Phillip A. Clark, Plaintiff-appellant, v. William H. Sewell, et al., Defendants-appellees, 959 F.2d 233 (6th Cir. 1992)Annotate this Case
Before KEITH and SILER, Circuit Judges, and COHN, District Judge.*
Phillip Clark, a Kentucky prisoner proceeding without benefit of counsel, appeals from the judgment of the district court dismissing his cause of action filed pursuant to 42 U.S.C. § 1983. This case has been referred to a panel of the court pursuant to Rule 9(a), Rules of the Sixth Circuit. Upon examination, this panel unanimously agrees that oral argument is not needed. Fed. R. App. P. 34(a).
Seeking a transfer from the jail in Mason County, Kentucky, to a state prison facility, a prison job, a pork-free diet, medical care, and, release from confinement, Clark alleged that: (1) he was improperly charged with receiving stolen property by Kentucky State Trooper Glen Taylor; (2) he is bringing an action for false arrest against Trooper Glen Taylor; (3) Mason County Circuit Judge Richard Hinton and Commonwealth's Attorney Woodson T. Wood conspired against him; (4) Assistant Jailer Jerry Muse moved him to the maximum security area of the jail where codefendant Clifford Nutter was incarcerated; (5) defendants were deliberately indifferent to his serious medical needs; (6) he did not receive a pork-free diet; and, (7) he received ineffective assistance of counsel by his court-appointed attorney, William Sewell.
The district court held that Clark's complaint pursuant to 42 U.S.C. § 1983 was an attempt to make an "end run" around habeas corpus procedures and dismissed the complaint in accordance with the magistrate judge's report and recommendation. On appeal, Clark argues that the Public Defender rendered ineffective assistance of counsel; that the Mason County judicial system is made up of alcoholics; that the Commonwealth's Attorney struck a black juror from the panel on the basis of the juror's race; and that he is entitled to his freedom.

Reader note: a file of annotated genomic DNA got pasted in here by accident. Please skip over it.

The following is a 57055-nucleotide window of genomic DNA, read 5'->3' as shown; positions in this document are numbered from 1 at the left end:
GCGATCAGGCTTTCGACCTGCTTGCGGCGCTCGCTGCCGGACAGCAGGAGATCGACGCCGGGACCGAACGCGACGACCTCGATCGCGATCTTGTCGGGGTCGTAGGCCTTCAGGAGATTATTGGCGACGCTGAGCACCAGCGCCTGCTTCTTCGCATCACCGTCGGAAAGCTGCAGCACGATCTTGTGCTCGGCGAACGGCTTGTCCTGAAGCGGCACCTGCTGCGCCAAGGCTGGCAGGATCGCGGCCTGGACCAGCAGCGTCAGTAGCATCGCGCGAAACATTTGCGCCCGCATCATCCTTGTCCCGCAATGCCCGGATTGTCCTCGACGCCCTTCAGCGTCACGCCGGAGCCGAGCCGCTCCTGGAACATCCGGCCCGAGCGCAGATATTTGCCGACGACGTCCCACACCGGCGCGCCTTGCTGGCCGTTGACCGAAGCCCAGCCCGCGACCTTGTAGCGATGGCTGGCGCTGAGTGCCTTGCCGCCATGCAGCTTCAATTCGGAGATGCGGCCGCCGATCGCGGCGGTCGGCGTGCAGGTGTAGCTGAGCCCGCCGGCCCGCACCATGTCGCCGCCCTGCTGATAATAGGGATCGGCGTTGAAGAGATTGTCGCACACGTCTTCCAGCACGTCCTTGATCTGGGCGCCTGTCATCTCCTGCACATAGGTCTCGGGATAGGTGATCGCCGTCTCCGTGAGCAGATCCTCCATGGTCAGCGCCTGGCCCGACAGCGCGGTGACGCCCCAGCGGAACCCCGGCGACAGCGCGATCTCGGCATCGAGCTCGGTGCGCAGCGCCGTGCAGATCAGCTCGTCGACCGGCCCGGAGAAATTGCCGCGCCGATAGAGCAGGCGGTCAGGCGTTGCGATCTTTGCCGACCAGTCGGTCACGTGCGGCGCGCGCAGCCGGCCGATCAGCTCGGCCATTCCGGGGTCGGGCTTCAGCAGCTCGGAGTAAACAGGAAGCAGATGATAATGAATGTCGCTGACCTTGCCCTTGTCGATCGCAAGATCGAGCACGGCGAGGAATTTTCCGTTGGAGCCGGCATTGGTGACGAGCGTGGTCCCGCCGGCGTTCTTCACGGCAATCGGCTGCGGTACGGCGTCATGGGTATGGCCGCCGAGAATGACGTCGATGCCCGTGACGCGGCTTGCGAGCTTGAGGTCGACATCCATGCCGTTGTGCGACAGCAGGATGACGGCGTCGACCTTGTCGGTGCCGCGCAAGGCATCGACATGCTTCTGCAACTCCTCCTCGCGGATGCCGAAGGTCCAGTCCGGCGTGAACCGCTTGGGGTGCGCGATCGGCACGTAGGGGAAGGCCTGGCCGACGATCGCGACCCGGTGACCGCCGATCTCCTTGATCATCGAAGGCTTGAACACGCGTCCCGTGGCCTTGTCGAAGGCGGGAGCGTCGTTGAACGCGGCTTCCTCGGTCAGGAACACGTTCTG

The judgment of the district court should be affirmed because Clark challenges the fact and duration of his confinement and seeks a speedier or immediate release. His sole remedy is a writ of habeas corpus. See Preiser v. Rodriguez, 411 U.S. 475, 490 (1973). The suit should be dismissed without prejudice to the plaintiff's right to refile his claim for damages under § 1983 if and when he can establish through a writ of habeas corpus that he was denied a constitutional right. Hadley v. Werner, 753 F.2d 514, 516 (6th Cir. 1985).
Clark's appellate brief does not assert any claim attacking the conditions of confinement or future parole considerations which would be cognizable under § 1983. See Wolff v. McDonnell, 418 U.S. 539, 554-55 (1974). Any claims attacking the conditions of confinement contained in his previous pleadings, but not contained in his brief on appeal, are waived. Issues which were raised in the district court, yet not raised on appeal, are considered abandoned on appeal and not reviewable. See McMurphy v. City of Flushing, 802 F.2d 191, 198-99 (6th Cir. 1986).
Accordingly, the judgment of the district court is hereby affirmed pursuant to Rule 9(b) (3), Rules of the Sixth Circuit.
The Honorable Avern Cohn, Jr., U.S. District Judge for the Eastern District of Michigan, sitting by designation